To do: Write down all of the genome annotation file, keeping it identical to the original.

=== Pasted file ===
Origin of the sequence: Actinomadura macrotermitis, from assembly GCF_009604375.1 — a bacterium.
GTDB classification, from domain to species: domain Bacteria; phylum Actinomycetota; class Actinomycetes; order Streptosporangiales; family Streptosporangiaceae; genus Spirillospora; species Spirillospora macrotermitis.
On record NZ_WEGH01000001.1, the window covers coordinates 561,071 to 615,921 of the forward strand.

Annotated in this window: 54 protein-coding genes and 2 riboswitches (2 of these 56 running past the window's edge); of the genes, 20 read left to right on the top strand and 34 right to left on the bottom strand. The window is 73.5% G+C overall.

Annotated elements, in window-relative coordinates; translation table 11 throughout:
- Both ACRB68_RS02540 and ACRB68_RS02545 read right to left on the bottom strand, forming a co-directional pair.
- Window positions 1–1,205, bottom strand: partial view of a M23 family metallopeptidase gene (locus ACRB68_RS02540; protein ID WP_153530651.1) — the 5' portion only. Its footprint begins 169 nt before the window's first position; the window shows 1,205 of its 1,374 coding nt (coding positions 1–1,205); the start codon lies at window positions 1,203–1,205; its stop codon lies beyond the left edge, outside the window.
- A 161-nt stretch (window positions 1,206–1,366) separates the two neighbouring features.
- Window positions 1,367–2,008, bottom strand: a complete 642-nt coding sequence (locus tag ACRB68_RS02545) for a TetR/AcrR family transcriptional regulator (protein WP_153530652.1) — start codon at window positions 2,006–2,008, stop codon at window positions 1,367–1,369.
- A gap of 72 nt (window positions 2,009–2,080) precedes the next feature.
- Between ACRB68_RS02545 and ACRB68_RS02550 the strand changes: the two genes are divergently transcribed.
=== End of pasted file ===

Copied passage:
Origin of the sequence: Actinomadura macrotermitis, from assembly GCF_009604375.1 — a bacterium.
GTDB classification, from domain to species: domain Bacteria; phylum Actinomycetota; class Actinomycetes; order Streptosporangiales; family Streptosporangiaceae; genus Spirillospora; species Spirillospora macrotermitis.
On record NZ_WEGH01000001.1, the window covers coordinates 561,071 to 615,921 of the forward strand.

Annotated in this window: 54 protein-coding genes and 2 riboswitches (2 of these 56 running past the window's edge); of the genes, 20 read left to right on the top strand and 34 right to left on the bottom strand. The window is 73.5% G+C overall.

Annotated elements, in window-relative coordinates; translation table 11 throughout:
- Both ACRB68_RS02540 and ACRB68_RS02545 read right to left on the bottom strand, forming a co-directional pair.
- Window positions 1–1,205, bottom strand: partial view of a M23 family metallopeptidase gene (locus ACRB68_RS02540; protein ID WP_153530651.1) — the 5' portion only. Its footprint begins 169 nt before the window's first position; the window shows 1,205 of its 1,374 coding nt (coding positions 1–1,205); the start codon lies at window positions 1,203–1,205; its stop codon lies beyond the left edge, outside the window.
- A 161-nt stretch (window positions 1,206–1,366) separates the two neighbouring features.
- Window positions 1,367–2,008, bottom strand: a complete 642-nt coding sequence (locus tag ACRB68_RS02545) for a TetR/AcrR family transcriptional regulator (protein WP_153530652.1) — start codon at window positions 2,006–2,008, stop codon at window positions 1,367–1,369.
- A gap of 72 nt (window positions 2,009–2,080) precedes the next feature.
- Between ACRB68_RS02545 and ACRB68_RS02550 the strand changes: the two genes are divergently transcribed.